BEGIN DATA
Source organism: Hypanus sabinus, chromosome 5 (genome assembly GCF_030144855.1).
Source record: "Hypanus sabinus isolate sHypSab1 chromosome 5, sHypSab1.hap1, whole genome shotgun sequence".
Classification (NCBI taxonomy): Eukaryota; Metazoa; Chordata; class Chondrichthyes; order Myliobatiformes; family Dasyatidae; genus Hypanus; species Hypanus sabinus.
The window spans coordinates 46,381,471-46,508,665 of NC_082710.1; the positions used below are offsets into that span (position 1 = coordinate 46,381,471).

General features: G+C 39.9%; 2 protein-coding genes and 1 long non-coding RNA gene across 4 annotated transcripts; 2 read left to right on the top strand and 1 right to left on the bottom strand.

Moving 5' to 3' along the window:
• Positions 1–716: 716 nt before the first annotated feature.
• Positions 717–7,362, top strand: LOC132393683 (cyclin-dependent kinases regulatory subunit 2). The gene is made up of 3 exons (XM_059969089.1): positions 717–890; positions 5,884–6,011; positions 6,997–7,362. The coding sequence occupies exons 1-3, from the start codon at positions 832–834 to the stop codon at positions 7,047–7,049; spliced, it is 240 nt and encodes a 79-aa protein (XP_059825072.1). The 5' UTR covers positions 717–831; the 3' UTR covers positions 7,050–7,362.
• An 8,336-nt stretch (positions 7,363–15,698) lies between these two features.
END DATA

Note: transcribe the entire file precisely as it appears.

Source organism: Hypanus sabinus, chromosome 5 (genome assembly GCF_030144855.1).
Source record: "Hypanus sabinus isolate sHypSab1 chromosome 5, sHypSab1.hap1, whole genome shotgun sequence".
Classification (NCBI taxonomy): Eukaryota; Metazoa; Chordata; class Chondrichthyes; order Myliobatiformes; family Dasyatidae; genus Hypanus; species Hypanus sabinus.
The window spans coordinates 46,381,471-46,508,665 of NC_082710.1; the positions used below are offsets into that span (position 1 = coordinate 46,381,471).

General features: G+C 39.9%; 2 protein-coding genes and 1 long non-coding RNA gene across 4 annotated transcripts; 2 read left to right on the top strand and 1 right to left on the bottom strand.

Moving 5' to 3' along the window:
• Positions 1–716: 716 nt before the first annotated feature.
• Positions 717–7,362, top strand: LOC132393683 (cyclin-dependent kinases regulatory subunit 2). The gene is made up of 3 exons (XM_059969089.1): positions 717–890; positions 5,884–6,011; positions 6,997–7,362. The coding sequence occupies exons 1-3, from the start codon at positions 832–834 to the stop codon at positions 7,047–7,049; spliced, it is 240 nt and encodes a 79-aa protein (XP_059825072.1). The 5' UTR covers positions 717–831; the 3' UTR covers positions 7,050–7,362.
• An 8,336-nt stretch (positions 7,363–15,698) lies between these two features.